Studenica, Holy Virgin, Fresco, southwest pilaster, showing Barlaam

Through the Byzantine literature we received a collection of didactic stories entitled 'Stephanit and Ichnilat' ; they are parts of the Panchatantra, in which the educator of the sons of an Indian emperor tells didactic stories to his pupils. The extent to which these stories proved interesting to our people is evident from the fact that even in the 18th century, Matija Reljkovic imitated them. Of course, he did not do it in accordance with our medieval texts, but in accordance with a French translation from the Persian version of the same work. Different stories from ths Panchatantra have also been separately translated from Byzantine texts into Serbian. The story of the serpent in a collection of the Despot Stephan Lazarevic, is exactly the fifth story of the third book of the Panchatantra.
The most interesting borrowing from India in our medieval literature is at any rate the life of two saints, who never existed, the life of St. Berlaam and of his disciple Josaphat.
An article in the "Journal des Debats" of July 26, 1859 caused a great sensation among cultured people of that time. Edouard Laboulaye, a writer who was much interested in our literature and translated our folk-stories, maintained that the popular medieval legend relating to the Christian saints Barlaam and Josaphat was after all the life of Buddha. Subsequent researches showed that Laboulaye's assertion is true. An Indian book relating to Buddha had been adapted to the needs of the Christians, probably in the 6th century. Owing to an ordinary plagiarism, Buddha appeared in the Christian calendar with the orthodox as St. Joasaph and with the Catholic as St. Josaphat. Even in the Christian legend, the life of Buddha remained on the whole unaltered. This legend tells how the Indian emperor Avenir had a son named Josaphat, how the young prince, influenced by his master, the hermit Barlaam, began to hate this world, and how he himself became a hermit after his father's death.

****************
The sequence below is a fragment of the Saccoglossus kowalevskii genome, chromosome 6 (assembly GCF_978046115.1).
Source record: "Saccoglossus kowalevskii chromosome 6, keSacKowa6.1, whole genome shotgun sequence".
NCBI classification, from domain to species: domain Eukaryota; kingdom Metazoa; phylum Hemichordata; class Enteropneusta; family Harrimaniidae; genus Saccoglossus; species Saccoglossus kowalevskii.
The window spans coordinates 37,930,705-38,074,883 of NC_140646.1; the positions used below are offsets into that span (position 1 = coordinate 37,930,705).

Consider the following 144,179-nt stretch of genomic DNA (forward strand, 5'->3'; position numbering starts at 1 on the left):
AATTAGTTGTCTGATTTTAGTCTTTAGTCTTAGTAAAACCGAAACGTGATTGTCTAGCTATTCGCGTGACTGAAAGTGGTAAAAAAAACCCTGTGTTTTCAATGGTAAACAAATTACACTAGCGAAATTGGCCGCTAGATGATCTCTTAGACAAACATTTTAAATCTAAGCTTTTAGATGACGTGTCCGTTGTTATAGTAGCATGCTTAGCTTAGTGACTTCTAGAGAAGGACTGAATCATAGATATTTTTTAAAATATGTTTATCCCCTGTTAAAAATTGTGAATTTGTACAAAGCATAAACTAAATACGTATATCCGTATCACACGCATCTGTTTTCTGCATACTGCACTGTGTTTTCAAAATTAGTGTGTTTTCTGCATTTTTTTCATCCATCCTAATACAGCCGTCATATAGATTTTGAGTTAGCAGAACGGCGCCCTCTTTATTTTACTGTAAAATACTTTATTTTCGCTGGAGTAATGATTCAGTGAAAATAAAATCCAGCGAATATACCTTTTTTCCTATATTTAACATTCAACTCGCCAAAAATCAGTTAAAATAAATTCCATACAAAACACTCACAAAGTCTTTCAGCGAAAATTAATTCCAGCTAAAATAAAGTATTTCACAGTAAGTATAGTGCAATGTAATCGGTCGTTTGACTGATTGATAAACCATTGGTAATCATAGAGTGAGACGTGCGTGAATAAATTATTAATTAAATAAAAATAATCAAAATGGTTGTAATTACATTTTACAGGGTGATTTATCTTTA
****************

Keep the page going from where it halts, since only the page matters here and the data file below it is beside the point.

Studenica, Holy Virgin, fresco, naos, southwest pilaster, showing Josaphat

In the Middle Ages, the didactic stories told by Barlaam to the prince were particularly popular; they have been often copied separately, as independent texts. The stories from this legend of Indian origin were introduced into nearly all the literatures of civilized peoples. The legend of Barlaam and Josaphat was translated also into ancient Slav. To the Serbs, the story of the Indian prince was familiar already at the beginning of the 13th century. The frescoes in the principal church of the monastery of Studenica show the figures of the two principal heroes of the legend of Barlaam and Josaphat. A recently discovered inscription has shown that St. Sava was particularly in the painting of the church of the Virgin in the monastery of Studenica. The presence of 'Indian' saints is easily explained by this fact; St. Sava wanted evidently to show in the company of great saints represented in the central part of the church a monk of royal blood, because he himself was a prince. One hundred years later, in 1309, in the frescoes of the cathedral at Prizren, there appeared again a scene from the legend of the Indian prince.

Prizren, Bogorodica Ljeviška, the catechumenion, west wall, linette: The Story of Human Vanity, from the novel about Barlaaam end Joasaph, 1307-1309